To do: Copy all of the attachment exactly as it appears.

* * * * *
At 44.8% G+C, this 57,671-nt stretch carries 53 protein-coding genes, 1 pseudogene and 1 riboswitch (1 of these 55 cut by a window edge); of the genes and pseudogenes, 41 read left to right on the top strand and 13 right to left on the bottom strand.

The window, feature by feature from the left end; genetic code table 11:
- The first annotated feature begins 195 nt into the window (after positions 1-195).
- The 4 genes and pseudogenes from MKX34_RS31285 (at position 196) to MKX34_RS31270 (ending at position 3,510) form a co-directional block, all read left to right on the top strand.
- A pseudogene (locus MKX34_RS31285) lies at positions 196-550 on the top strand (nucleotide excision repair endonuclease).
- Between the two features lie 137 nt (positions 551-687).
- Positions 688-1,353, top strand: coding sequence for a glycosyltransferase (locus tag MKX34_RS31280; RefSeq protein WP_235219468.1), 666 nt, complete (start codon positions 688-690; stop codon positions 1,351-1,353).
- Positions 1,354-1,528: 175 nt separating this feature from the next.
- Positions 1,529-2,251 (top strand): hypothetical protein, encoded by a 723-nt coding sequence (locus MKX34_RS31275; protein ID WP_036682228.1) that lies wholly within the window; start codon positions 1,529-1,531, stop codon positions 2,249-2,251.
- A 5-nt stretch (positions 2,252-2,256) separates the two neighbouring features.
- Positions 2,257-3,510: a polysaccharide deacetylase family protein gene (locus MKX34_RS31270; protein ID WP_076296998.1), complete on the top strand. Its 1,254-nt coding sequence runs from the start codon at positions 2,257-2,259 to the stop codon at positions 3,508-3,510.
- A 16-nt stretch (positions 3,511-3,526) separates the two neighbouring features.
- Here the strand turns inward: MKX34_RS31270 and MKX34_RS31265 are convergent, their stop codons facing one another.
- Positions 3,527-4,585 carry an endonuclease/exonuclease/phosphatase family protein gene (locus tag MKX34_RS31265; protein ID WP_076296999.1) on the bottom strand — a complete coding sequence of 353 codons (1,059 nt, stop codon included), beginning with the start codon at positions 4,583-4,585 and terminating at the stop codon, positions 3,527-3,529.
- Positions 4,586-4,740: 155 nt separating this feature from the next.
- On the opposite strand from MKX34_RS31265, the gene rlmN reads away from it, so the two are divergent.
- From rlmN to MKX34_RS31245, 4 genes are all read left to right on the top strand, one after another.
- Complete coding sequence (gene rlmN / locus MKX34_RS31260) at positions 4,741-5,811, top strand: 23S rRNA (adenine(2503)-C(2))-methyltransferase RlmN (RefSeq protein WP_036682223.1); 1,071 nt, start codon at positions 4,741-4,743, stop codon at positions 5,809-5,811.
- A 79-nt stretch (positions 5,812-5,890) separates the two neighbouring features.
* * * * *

At 44.8% G+C, this 57,671-nt stretch carries 53 protein-coding genes, 1 pseudogene and 1 riboswitch (1 of these 55 cut by a window edge); of the genes and pseudogenes, 41 read left to right on the top strand and 13 right to left on the bottom strand.

The window, feature by feature from the left end; genetic code table 11:
- The first annotated feature begins 195 nt into the window (after positions 1-195).
- The 4 genes and pseudogenes from MKX34_RS31285 (at position 196) to MKX34_RS31270 (ending at position 3,510) form a co-directional block, all read left to right on the top strand.
- A pseudogene (locus MKX34_RS31285) lies at positions 196-550 on the top strand (nucleotide excision repair endonuclease).
- Between the two features lie 137 nt (positions 551-687).
- Positions 688-1,353, top strand: coding sequence for a glycosyltransferase (locus tag MKX34_RS31280; RefSeq protein WP_235219468.1), 666 nt, complete (start codon positions 688-690; stop codon positions 1,351-1,353).
- Positions 1,354-1,528: 175 nt separating this feature from the next.
- Positions 1,529-2,251 (top strand): hypothetical protein, encoded by a 723-nt coding sequence (locus MKX34_RS31275; protein ID WP_036682228.1) that lies wholly within the window; start codon positions 1,529-1,531, stop codon positions 2,249-2,251.
- A 5-nt stretch (positions 2,252-2,256) separates the two neighbouring features.
- Positions 2,257-3,510: a polysaccharide deacetylase family protein gene (locus MKX34_RS31270; protein ID WP_076296998.1), complete on the top strand. Its 1,254-nt coding sequence runs from the start codon at positions 2,257-2,259 to the stop codon at positions 3,508-3,510.
- A 16-nt stretch (positions 3,511-3,526) separates the two neighbouring features.
- Here the strand turns inward: MKX34_RS31270 and MKX34_RS31265 are convergent, their stop codons facing one another.
- Positions 3,527-4,585 carry an endonuclease/exonuclease/phosphatase family protein gene (locus tag MKX34_RS31265; protein ID WP_076296999.1) on the bottom strand — a complete coding sequence of 353 codons (1,059 nt, stop codon included), beginning with the start codon at positions 4,583-4,585 and terminating at the stop codon, positions 3,527-3,529.
- Positions 4,586-4,740: 155 nt separating this feature from the next.
- On the opposite strand from MKX34_RS31265, the gene rlmN reads away from it, so the two are divergent.
- From rlmN to MKX34_RS31245, 4 genes are all read left to right on the top strand, one after another.
- Complete coding sequence (gene rlmN / locus MKX34_RS31260) at positions 4,741-5,811, top strand: 23S rRNA (adenine(2503)-C(2))-methyltransferase RlmN (RefSeq protein WP_036682223.1); 1,071 nt, start codon at positions 4,741-4,743, stop codon at positions 5,809-5,811.
- A 79-nt stretch (positions 5,812-5,890) separates the two neighbouring features.